2. Restaurants and Hotels: I don’t care how your silverware or food looks on a photoshopped image or video clip. Couldn’t care less about what location this “amazing” shot is from. All I want from these places are quality, consistency, top rated mattresses, and prompt, knowledgeable service. Lots of service. Pictures and travel recommendations? No thanks - keep those to yourselves I get them from friends anyway.
3. Car Companies - well okay I do get off on Maserati content but I can’t afford one and if I could I’d still likely get a black BMW M5 anyway so, there’s not much a car company can possibly publish that would cause me to suddenly run to a dealership and sign on the dotted line. What _does_ influence me is how you treat me when I have to deal with your service department. Why do car companies need to “publish”? They’re either making a good, solid, reputable, sexy product - or they’re building crap. We all know who the usual category suspects are. No amount of sophisticated content will change that, will it?
4. Banks - Really? Banks? I bank with Chase and I love Chase. I would bank with CITI in a NY minute too if they were more convenient. I love Chase because their online access rocks and their customer service is - you guessed it - kickass on Twitter. Never seen a piece of content from either brand or any other that I could possibly care about. What I want from a bank is convenience, mobile, and ethics (yeah, I know…) - content? Couldn’t care less.
I can think of several other industries that probably really don’t need to publish stuff — publishing is supposed to drive engagement. Most companies “publish and run” anyway. So what’s the point? This whole content thing is really great. But not a panacea for everyone and his mother out there.
There’s been a lot of talk this last 2013 quarter about social service in terms of adoption (by brands) and share of the social pie. Marketing is still the undisputed winner as most budgets and efforts are clearly aligned along that function, and most social programs are run under Marketing departments.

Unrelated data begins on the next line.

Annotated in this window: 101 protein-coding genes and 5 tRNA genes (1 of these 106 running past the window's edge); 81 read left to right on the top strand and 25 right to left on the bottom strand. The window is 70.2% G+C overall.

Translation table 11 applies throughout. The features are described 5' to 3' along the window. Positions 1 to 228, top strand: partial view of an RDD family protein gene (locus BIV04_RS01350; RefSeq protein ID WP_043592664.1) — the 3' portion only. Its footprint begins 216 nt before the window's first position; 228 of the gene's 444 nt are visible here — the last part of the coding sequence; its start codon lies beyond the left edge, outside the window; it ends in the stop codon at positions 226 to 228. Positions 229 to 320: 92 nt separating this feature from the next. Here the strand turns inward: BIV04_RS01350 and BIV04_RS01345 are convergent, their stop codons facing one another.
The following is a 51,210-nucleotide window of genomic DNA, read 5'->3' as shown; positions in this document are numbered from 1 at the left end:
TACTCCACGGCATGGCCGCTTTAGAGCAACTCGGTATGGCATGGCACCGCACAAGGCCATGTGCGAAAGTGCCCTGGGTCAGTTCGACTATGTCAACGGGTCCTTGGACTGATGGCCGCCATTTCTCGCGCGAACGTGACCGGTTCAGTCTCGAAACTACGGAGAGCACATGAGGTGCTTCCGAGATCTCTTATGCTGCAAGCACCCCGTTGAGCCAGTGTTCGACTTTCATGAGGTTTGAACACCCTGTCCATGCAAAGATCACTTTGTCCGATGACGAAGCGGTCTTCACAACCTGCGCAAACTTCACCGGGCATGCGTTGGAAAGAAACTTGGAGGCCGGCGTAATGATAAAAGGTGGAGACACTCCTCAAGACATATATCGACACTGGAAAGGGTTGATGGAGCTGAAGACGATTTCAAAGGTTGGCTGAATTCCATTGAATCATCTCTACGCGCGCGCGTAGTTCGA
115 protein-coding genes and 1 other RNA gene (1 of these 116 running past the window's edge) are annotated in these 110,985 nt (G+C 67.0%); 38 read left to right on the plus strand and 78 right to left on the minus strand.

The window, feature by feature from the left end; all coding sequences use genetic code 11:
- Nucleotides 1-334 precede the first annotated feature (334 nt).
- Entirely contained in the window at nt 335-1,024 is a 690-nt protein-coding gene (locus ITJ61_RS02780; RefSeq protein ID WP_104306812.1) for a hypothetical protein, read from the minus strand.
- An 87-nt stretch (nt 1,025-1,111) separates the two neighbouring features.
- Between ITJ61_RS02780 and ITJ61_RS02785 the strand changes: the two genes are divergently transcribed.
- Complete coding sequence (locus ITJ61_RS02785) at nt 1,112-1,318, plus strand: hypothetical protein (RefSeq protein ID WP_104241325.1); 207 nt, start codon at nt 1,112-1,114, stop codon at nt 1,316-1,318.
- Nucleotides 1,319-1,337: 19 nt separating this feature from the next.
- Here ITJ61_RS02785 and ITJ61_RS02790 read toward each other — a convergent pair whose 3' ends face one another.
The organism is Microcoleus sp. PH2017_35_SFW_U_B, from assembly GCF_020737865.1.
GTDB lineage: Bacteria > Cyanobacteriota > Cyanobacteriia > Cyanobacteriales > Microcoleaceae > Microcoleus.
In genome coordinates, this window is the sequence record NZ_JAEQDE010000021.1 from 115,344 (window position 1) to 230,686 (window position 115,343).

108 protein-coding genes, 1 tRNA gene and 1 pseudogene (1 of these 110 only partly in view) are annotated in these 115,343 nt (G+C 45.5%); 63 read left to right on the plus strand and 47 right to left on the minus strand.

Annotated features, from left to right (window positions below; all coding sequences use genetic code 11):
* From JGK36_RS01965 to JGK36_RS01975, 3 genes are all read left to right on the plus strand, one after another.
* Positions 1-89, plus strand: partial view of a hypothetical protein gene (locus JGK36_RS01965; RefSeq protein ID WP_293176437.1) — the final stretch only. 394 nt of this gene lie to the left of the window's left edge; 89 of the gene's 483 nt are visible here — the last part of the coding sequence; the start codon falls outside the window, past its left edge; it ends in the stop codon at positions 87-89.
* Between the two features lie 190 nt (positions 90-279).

Social Customer Care has certainly made some inroads but not significantly enough in my opinion. For the most part, brands are still throwing crap at people and hoping it sticks - and not engaging genuinely. And certainly not helping customers much - it’s all about “check out my pretty product” and not “how can we add value to your lives”. That’s a real shame.
For all that’s written on this topic, people fail to see the fundamental problem here: it’s all about respect.
When you push marketing gibberish onto customers without any expectations of engagement, you’re disrespecting your customers. Even if you’re spending tens of millions. You’re just saying to them “I don’t care, you don’t matter, you’re only good enough to absorb my wonderful expensively-produced content. Take that you moron!”
If you don’t do #socialservice, if you’re not helping customers - genuinely caring - then you’re not respecting. And if you’re not respecting, you’re not social. Period. No matter what department butters your bread.
There’s an expression in French called “usine à gaz” - which means “gas plant”. It’s commonly used in business to describe something designed in such an insanely complex way as to be completely useless. It describes grotesque over-engineering. And often applies to internal corporate processes, for example. We often see more gas plants than simple, efficient design in corporate social media strategies as well. Over-complication in social is often a symptom of either incompetence, uncertainty, or crippling bureaucracy - or all of the above.
Companies often use market or economic conditions to justify poor performance. But in fact the markets aren’t to blame. They’re just fluctuating wildly. The real fault lies in the companies’ inability to adapt fast enough. They cannot thrive in the new chaotic world order. They’re simply not designed to pivot and adapt fast enough. Herein lies the reason for their repeated failures and outright demise.
Social media accelerates this exponentially as large enterprises must now learn to listen and respond to millions of customers at scale in real time. And everyone’s talking about “real time Marketing” as a necessity nowadays.